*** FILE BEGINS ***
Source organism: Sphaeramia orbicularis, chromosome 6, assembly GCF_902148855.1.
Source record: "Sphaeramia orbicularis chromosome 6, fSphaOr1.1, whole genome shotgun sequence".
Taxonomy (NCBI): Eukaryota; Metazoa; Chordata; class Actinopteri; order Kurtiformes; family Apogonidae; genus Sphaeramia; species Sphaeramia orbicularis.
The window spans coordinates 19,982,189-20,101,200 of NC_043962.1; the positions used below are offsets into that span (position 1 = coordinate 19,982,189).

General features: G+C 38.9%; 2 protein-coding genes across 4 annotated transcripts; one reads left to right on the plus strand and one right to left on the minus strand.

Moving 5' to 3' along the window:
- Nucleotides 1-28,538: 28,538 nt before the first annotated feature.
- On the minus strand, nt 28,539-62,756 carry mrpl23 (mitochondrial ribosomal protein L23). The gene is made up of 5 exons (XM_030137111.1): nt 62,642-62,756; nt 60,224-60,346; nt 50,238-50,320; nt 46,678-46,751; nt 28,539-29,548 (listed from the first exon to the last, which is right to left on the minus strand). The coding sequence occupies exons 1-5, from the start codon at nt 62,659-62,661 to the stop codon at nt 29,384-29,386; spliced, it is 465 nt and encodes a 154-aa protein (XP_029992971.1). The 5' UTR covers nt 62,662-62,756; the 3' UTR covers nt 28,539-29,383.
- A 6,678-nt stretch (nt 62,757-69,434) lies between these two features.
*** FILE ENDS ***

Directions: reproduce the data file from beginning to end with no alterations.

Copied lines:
Source organism: Sphaeramia orbicularis, chromosome 6, assembly GCF_902148855.1.
Source record: "Sphaeramia orbicularis chromosome 6, fSphaOr1.1, whole genome shotgun sequence".
Taxonomy (NCBI): Eukaryota; Metazoa; Chordata; class Actinopteri; order Kurtiformes; family Apogonidae; genus Sphaeramia; species Sphaeramia orbicularis.
The window spans coordinates 19,982,189-20,101,200 of NC_043962.1; the positions used below are offsets into that span (position 1 = coordinate 19,982,189).

General features: G+C 38.9%; 2 protein-coding genes across 4 annotated transcripts; one reads left to right on the plus strand and one right to left on the minus strand.

Moving 5' to 3' along the window:
- Nucleotides 1-28,538: 28,538 nt before the first annotated feature.
- On the minus strand, nt 28,539-62,756 carry mrpl23 (mitochondrial ribosomal protein L23). The gene is made up of 5 exons (XM_030137111.1): nt 62,642-62,756; nt 60,224-60,346; nt 50,238-50,320; nt 46,678-46,751; nt 28,539-29,548 (listed from the first exon to the last, which is right to left on the minus strand). The coding sequence occupies exons 1-5, from the start codon at nt 62,659-62,661 to the stop codon at nt 29,384-29,386; spliced, it is 465 nt and encodes a 154-aa protein (XP_029992971.1). The 5' UTR covers nt 62,662-62,756; the 3' UTR covers nt 28,539-29,383.
- A 6,678-nt stretch (nt 62,757-69,434) lies between these two features.